I. The reason why the great body of mankind have so imperfect a sense of their sins, viz. they have no just, solemn, constant apprehensions of the character and presence of God. They have very few and very feeble apprehensions of the character of God. Let me address this consideration directly to this assembly. When most of you, like most of your fellow-creatures, think of God at all, is it not true, that you think of him only as a being, who, although in various attributes superior to yourselves, very much resembles you in other respects ? Do you not feel, that he made you solely, or at least supremely to promote your own enjoyment, or, in plainer English, the gratification of your passions and appetites? Do you not feel, that as he has created, so he is bound to provide for you, and

that chiefly as your own pleasure dictates; and that all the obligation lies on him to bestow, while your whole concern is to receive and enjoy? Whenever you perceive or suspect any defect, or any fault in your conduct, is it not the habitual course of your thoughts to charge it upon him, and to clear yourselves?


Do you realize that he made you; that he preserves you; that you live solely on his bounty; that he is your Lord; that he is your Judge; that he will be your rewarder beyond the grave? All these things you may, I acknowledge, admit as a conclusion from premises which you cannot deny. The great question here intended is, "Do they come home to your "hearts with a solemn conviction of their reality? If "realized them, could you live as you have lived? Do you "not, on the contrary, habitually feel that you are your own property, made for yourselves, and not for his service? that, "when he does not satisfy the demands of your passions and "appetites, he is unjust; that, when he interferes with your "concerns, he is arbitrary; and that, when he afflicts you, "he is odious? And do not all these wretched conclusions "flow from false, loose, and solitary apprehensions of his "character ?"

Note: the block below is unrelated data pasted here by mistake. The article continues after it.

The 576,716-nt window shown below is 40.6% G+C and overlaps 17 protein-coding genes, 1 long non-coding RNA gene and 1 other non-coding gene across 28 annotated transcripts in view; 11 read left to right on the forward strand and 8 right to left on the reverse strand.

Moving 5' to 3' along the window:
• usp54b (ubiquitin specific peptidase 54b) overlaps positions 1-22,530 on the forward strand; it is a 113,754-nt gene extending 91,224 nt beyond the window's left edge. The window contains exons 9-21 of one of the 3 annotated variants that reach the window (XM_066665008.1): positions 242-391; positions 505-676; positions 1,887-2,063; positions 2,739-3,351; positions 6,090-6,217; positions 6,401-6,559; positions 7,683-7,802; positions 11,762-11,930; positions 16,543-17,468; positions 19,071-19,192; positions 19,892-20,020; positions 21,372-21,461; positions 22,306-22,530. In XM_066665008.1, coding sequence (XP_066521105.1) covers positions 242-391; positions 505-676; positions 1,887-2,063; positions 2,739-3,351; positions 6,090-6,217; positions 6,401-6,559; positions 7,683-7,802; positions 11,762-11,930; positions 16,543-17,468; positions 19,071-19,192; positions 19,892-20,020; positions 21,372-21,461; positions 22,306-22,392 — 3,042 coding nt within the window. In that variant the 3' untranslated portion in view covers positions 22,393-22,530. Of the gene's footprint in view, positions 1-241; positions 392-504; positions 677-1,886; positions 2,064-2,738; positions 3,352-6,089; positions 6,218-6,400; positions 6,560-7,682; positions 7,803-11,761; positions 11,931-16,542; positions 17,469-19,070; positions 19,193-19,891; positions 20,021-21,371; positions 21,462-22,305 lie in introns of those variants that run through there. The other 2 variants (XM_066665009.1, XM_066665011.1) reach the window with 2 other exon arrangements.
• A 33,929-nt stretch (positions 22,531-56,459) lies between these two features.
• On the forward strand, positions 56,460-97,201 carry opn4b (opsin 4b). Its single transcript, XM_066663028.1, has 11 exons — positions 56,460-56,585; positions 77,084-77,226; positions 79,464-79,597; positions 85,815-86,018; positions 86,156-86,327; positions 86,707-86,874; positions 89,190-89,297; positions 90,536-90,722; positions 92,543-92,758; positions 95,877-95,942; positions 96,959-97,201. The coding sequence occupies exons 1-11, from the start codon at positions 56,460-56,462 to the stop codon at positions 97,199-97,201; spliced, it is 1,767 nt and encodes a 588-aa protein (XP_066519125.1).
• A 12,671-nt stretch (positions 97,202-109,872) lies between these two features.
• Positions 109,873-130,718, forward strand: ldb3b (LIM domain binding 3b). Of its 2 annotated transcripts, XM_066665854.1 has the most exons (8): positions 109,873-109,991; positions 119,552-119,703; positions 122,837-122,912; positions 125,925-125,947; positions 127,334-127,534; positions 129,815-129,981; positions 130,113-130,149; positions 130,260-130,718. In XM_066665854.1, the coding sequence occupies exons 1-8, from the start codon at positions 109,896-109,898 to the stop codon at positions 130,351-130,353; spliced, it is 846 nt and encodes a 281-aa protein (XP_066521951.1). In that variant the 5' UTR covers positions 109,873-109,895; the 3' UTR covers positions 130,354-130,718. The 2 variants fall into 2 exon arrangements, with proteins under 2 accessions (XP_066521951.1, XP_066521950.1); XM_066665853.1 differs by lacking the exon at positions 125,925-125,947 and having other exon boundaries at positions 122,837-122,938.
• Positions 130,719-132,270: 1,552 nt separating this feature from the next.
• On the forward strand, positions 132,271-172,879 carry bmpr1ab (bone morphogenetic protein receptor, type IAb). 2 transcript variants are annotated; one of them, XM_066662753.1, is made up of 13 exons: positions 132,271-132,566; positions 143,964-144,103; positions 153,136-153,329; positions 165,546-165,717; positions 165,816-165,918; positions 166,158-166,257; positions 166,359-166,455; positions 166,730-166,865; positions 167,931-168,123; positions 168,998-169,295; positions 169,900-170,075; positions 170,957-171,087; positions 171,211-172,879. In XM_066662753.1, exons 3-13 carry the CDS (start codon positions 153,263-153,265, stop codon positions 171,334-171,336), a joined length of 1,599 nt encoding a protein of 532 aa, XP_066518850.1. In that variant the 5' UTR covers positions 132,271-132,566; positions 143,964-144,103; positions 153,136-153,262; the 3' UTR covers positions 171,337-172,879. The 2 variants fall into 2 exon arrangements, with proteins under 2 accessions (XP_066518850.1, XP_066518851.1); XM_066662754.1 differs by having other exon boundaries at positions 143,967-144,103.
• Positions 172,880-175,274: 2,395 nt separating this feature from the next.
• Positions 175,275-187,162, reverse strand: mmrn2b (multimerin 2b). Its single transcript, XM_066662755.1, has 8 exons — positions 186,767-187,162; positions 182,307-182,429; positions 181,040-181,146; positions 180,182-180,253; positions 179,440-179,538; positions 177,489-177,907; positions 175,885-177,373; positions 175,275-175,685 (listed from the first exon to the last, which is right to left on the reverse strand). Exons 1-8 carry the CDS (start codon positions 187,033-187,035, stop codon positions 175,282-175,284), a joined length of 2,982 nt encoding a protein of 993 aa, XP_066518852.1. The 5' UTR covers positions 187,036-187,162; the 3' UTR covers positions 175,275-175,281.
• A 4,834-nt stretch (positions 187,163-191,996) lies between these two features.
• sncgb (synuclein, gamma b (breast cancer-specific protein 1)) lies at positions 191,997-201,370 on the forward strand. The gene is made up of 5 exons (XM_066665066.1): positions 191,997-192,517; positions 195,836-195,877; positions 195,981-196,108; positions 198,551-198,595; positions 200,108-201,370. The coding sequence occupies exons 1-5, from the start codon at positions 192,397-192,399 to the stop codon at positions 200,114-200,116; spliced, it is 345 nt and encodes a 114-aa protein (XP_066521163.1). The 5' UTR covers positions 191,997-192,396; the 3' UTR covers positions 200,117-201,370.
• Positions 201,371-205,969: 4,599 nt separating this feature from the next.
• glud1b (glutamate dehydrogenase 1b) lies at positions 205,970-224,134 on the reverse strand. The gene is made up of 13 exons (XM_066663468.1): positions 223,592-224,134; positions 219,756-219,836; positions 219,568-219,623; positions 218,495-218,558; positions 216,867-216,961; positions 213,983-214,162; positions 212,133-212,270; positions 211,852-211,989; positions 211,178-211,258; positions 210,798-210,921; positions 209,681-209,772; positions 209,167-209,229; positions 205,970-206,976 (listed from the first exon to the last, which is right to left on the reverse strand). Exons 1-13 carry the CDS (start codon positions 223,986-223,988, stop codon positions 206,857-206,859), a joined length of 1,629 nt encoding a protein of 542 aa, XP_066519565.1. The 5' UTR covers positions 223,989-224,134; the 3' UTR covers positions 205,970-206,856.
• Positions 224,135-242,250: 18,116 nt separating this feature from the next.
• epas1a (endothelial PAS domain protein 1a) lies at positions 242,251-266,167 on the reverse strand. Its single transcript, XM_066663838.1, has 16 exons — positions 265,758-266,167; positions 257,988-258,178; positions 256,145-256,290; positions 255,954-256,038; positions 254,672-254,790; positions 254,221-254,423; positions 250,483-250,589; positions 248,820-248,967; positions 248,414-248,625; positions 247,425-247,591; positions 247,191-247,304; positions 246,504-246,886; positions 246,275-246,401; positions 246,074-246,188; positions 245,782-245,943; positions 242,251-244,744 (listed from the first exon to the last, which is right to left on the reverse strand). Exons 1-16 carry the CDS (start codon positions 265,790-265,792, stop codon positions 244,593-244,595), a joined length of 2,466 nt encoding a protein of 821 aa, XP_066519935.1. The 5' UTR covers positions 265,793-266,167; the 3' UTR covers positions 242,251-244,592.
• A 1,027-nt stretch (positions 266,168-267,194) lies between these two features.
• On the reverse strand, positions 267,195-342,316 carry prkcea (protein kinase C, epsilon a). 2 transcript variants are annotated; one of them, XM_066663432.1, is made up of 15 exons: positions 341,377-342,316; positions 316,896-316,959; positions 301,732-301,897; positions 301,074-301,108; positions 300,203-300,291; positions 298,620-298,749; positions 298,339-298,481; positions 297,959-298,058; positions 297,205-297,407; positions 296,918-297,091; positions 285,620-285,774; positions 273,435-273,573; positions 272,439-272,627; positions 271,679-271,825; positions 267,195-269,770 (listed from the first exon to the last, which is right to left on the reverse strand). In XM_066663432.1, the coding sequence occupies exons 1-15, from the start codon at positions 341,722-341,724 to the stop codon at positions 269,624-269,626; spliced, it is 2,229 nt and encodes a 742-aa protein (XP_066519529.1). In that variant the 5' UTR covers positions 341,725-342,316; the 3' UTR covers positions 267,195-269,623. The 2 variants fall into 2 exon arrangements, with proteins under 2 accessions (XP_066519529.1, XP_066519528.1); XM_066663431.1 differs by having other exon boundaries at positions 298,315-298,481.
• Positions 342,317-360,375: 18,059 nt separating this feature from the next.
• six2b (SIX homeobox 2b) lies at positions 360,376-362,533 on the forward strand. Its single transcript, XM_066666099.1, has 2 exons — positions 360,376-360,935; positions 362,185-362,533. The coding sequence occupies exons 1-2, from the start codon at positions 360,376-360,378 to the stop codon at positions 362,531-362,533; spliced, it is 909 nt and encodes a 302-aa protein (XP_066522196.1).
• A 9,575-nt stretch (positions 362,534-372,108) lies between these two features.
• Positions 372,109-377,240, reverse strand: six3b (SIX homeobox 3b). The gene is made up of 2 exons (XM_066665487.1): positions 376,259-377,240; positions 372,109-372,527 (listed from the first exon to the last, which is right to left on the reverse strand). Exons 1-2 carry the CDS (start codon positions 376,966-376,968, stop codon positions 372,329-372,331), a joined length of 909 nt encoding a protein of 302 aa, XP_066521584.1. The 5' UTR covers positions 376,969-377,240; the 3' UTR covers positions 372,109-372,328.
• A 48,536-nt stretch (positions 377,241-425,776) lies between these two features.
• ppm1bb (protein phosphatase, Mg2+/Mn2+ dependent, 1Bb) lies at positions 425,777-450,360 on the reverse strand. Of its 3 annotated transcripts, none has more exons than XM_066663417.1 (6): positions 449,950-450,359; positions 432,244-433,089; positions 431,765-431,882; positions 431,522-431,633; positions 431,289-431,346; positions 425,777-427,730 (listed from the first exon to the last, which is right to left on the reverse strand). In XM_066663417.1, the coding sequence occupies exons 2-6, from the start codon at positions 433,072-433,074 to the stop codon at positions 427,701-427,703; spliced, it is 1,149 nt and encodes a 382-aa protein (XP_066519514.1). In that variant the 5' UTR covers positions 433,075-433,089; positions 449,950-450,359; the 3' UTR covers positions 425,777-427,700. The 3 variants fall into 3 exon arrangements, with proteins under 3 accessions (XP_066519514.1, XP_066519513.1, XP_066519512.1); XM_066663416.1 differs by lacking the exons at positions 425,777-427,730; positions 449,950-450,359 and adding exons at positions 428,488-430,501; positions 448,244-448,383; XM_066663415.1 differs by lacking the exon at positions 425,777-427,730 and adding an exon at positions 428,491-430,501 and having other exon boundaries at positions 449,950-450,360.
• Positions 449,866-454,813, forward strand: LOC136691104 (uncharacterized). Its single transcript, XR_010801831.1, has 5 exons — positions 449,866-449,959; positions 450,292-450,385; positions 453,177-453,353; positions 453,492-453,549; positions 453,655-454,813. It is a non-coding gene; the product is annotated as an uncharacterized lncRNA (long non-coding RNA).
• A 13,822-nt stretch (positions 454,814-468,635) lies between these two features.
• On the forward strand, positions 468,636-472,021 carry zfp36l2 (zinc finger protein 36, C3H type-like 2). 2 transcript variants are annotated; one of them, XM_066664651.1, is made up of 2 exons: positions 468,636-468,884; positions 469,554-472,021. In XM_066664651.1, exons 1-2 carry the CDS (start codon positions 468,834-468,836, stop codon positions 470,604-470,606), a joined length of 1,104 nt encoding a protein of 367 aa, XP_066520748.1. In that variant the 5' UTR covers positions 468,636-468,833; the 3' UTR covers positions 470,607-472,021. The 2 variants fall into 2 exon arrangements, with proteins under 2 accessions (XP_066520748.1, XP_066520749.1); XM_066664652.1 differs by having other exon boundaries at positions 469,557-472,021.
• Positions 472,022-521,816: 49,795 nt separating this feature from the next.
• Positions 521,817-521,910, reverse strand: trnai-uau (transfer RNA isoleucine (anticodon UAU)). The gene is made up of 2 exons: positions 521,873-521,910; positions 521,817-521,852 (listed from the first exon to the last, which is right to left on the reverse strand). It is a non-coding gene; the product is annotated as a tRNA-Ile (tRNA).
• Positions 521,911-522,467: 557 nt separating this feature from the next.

Are you not equally destitute of any just apprehensions concerning his presence? When you lie down, do you remember that he only keeps your habitations from the flames, or preserves you from death? When you awake, do you call to mind, that if God had not awaked you, you would have slept the final sleep, and your eyes never opened again upon the light of the living? When you eat, do you perceive whose hand spreads your table, and fills your hearts with food and gladness? When you profane his name, do you remember that he hears? When your imagination loosely roves after impure and gross objects, do you doubt that he sees? Have you even dreamed that God entered at first the secret chambers of your souls; and that he dwells there, beholding with an awful survey all your forgetfulness of him, your violation of his law, your abuse of his grace, your devotion to the lust of the flesh, the lust of the eyes, and the pride of life?